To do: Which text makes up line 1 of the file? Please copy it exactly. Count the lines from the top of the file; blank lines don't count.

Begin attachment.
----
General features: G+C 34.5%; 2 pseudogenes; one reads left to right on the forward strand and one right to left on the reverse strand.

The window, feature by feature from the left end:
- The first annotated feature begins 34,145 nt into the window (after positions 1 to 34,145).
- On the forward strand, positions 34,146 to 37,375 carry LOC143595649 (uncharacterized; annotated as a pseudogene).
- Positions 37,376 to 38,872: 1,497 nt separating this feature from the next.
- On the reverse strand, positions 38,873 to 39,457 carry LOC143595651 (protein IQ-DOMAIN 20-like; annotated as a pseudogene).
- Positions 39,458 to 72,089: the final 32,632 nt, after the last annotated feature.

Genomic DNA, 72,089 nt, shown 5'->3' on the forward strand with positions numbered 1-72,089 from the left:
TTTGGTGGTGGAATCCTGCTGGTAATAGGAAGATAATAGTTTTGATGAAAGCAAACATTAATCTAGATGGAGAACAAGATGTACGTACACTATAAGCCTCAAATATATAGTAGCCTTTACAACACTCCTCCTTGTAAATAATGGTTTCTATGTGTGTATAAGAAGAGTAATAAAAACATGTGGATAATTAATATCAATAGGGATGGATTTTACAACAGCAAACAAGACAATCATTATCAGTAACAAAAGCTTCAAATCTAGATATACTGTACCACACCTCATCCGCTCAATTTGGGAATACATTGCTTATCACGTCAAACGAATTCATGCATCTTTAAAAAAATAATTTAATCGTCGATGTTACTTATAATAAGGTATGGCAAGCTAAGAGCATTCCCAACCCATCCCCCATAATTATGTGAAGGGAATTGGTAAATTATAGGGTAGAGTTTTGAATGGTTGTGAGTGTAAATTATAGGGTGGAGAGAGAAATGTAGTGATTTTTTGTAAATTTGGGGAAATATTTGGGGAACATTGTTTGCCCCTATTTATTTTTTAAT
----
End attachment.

General features: G+C 34.5%; 2 pseudogenes; one reads left to right on the forward strand and one right to left on the reverse strand.